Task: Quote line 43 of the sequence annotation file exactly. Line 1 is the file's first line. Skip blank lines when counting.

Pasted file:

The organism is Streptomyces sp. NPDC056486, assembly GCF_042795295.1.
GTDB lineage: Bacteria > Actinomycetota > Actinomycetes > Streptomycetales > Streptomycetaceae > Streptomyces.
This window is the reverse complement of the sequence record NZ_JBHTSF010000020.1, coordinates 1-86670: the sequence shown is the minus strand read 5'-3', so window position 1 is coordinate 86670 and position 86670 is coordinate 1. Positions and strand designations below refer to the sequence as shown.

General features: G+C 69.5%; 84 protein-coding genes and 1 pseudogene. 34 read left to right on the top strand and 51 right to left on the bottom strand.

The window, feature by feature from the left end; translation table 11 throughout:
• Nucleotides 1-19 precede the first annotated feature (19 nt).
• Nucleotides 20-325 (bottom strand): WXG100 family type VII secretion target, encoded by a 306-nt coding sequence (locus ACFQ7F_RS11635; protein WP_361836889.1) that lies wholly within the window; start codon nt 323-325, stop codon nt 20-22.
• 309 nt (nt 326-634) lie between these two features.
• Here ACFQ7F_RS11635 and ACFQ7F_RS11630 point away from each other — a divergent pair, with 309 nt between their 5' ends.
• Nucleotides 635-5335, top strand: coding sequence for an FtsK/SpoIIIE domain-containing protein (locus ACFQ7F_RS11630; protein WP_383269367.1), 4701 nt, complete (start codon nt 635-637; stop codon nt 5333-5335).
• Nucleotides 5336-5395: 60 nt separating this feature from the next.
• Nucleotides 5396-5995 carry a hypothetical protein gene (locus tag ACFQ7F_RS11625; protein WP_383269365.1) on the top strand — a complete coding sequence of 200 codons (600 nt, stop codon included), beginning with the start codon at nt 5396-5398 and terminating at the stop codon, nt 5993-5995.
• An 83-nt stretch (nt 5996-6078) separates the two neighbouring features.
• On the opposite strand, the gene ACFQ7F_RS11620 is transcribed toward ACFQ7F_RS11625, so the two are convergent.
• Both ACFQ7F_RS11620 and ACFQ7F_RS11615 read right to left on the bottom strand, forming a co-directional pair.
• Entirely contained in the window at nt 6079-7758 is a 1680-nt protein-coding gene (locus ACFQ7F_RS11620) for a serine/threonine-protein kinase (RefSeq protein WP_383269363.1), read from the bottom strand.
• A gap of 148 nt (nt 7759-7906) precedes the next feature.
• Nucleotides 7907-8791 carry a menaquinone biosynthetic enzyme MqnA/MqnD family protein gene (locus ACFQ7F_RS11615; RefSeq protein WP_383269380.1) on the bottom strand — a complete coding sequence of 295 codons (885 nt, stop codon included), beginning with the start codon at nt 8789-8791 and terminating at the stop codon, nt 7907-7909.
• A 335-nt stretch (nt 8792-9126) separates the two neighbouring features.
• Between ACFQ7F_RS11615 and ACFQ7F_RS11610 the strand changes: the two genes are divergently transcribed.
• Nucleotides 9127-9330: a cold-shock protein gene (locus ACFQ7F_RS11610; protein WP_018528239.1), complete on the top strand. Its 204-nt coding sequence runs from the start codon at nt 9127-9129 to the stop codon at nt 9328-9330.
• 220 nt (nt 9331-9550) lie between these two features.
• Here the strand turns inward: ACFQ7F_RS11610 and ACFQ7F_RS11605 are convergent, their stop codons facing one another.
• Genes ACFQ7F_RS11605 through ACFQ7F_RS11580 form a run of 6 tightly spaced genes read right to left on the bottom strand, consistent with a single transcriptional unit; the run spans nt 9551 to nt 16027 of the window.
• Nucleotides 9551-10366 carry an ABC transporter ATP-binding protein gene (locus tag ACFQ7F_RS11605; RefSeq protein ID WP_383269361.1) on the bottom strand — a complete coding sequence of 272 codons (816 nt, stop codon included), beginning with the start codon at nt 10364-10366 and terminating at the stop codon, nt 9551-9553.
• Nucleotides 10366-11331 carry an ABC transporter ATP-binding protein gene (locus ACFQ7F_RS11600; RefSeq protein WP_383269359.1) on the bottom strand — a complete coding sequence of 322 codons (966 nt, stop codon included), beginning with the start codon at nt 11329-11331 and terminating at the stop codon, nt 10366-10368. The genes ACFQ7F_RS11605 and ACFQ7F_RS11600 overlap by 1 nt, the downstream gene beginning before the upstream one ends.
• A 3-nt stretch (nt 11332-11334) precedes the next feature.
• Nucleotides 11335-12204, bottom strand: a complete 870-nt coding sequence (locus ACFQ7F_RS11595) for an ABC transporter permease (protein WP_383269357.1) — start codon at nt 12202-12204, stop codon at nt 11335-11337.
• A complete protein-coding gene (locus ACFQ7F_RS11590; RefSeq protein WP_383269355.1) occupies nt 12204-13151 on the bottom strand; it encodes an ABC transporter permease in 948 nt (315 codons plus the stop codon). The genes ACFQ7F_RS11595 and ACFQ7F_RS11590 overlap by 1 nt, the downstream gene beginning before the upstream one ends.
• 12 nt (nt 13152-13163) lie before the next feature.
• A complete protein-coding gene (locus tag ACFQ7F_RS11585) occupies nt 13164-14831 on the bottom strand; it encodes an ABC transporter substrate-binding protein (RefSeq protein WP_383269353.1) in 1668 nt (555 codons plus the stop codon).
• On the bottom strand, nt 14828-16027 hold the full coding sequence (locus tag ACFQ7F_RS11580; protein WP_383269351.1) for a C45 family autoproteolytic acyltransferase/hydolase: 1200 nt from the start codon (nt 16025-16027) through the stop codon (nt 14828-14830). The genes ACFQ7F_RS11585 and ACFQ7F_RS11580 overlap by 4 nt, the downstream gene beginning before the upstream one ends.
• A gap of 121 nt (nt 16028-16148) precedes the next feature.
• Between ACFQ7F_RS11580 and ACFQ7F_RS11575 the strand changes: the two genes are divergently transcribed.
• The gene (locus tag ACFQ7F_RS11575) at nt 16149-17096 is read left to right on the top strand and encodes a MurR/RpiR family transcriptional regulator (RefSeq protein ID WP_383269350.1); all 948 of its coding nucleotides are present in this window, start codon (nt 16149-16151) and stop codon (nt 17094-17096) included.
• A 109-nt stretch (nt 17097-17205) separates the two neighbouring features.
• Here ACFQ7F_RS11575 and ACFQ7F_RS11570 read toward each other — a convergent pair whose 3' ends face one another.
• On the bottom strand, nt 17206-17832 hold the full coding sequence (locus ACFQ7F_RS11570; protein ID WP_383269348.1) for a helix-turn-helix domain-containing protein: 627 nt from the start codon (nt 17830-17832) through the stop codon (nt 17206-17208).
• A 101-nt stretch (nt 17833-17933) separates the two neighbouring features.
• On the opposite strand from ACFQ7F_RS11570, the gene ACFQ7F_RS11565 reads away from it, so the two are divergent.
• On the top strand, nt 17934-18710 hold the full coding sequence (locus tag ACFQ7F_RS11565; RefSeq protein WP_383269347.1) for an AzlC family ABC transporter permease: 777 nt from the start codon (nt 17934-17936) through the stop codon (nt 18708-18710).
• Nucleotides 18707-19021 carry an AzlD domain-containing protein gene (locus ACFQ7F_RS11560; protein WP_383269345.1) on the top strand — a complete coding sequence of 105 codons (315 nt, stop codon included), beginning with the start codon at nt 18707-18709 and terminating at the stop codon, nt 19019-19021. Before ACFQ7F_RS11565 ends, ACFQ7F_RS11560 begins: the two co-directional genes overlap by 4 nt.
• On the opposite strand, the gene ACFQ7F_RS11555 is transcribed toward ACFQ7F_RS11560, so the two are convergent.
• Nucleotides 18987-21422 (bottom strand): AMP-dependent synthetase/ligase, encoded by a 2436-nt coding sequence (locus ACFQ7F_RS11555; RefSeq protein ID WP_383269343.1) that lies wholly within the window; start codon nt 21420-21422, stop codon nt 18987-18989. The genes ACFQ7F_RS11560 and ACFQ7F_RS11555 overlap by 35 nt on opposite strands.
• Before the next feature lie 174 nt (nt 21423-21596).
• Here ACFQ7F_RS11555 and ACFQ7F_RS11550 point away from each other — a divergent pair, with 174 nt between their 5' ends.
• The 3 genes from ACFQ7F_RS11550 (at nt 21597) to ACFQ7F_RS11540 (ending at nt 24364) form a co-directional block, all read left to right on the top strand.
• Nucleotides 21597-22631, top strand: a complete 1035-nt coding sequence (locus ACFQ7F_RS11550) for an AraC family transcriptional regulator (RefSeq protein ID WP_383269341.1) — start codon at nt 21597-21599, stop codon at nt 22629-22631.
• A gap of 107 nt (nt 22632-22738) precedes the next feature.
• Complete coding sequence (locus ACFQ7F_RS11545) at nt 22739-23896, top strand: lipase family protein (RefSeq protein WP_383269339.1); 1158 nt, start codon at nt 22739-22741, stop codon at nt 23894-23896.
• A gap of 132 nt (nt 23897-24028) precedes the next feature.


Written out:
• On the opposite strand, the gene ACFQ7F_RS11555 is transcribed toward ACFQ7F_RS11560, so the two are convergent.